What to do with old hardware would be a crisis-inducing existential question for Shashank Sharma, if not for projects like Quirky…
What to do with old PCs would be a crisisinducing existential question for Shashank Sharma, if not for projects like Quirky.
Alot of distributions, especially niche projects such as firewall and pentesting solutions, exist because the creators wanted a distribution that caters to their needs, and they found the existing offerings lacking. Quirky Linux was designed in 2013 for a different purpose: to continue pushing the Linux desktop metaphor.
While initially an install-only project, Quirky is now available as an installable-Live environment that can also run off a USB drive or SD card. The 400MB ISO packs all the useful applications needed for everyday use, and gives you the option to either install it to disk, or to save your current live session onto the disk or USB stick, which you can then boot into later when needed. This makes Quirky a convenient portable distribution, with persistent storage.
The installer gives you the choice of performing either a full or frugal installation. The former is the traditional installation to hard disk that all Linux distributions are capable of. With the latter option, all your settings and configuration will be stored onto a folder, whether on a disk, or USB drive.
Different is good
You’re greeted by the Quick Setup tool when you first boot into the live session. This single-stop application enables you to configure all the usual elements such as country, keyboard, timezone, as well as network settings. You can also set a hostname, enable the firewall, change the screen resolution and more.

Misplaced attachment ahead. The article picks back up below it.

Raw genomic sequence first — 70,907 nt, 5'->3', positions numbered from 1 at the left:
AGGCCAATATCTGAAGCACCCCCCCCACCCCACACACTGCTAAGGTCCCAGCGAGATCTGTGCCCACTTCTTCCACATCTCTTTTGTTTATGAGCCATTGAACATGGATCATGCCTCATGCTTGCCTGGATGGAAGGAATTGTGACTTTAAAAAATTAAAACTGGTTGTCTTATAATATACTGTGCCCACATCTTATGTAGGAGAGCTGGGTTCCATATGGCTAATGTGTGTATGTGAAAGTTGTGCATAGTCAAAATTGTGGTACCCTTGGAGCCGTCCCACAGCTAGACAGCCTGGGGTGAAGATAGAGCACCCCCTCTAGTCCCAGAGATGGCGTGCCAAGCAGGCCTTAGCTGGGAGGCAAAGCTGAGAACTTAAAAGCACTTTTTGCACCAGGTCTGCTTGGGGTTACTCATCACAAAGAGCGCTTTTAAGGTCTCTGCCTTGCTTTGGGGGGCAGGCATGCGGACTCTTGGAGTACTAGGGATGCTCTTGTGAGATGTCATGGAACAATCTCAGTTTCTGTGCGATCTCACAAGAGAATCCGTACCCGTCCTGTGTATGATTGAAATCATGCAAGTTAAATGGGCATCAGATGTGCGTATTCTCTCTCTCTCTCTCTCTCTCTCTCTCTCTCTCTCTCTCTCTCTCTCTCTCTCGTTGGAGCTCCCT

After you’ve configured your system, you can click the Save button on the Desktop to store the settings onto a remastered ISO or on your disk. On subsequent reboot, the system will automatically load the configuration from this stored file, so you won’t have to configure your system every time.
When installing Quirky, you must use the Gparted utility to create a partition for it. Then click the Install button on the desktop to launch the installer, which leads you through a series of basic steps. Unfortunately, the distribution doesn’t install a boot loader, and instead insists that one must already be installed before you choose to commit Quirky to your hard disk.
The desktop is peppered with icons such as file, www, apps, setup and so on, and you can use these to launch applications, and configuration utilities. The applications and setup buttons respectively launch the home-grown EasyApps and PupControl utilities.
Unlike most other lightweight distributions, Quirky features the complete LibreOffice suite, and a large selection of applications. Best of all, it offers tools for encrypting files and storing passwords out of the box. Another useful and much needed utility is PupAdvert Blocker, which can be used to block all manners of ads on the default SeaMonkey browser, or any alternative you may install using the software manager. As Quirky is built from the latest DEB packages from Ubuntu 16.04.x series, you can use the PETget Package Manager to install additional applications from the software repositories.
The choice of lightweight JWM and the stunning performance speeds make Quirky ideal for low-spec machines, but couple these with its default set of applications and there’s no reason why it can’t replace your existing distribution.
We rarely come across such a well fleshed-out lightweight and ready-to-use distribution. But the inability to install a boot loader, is perplexing. Some might even call it… quirky!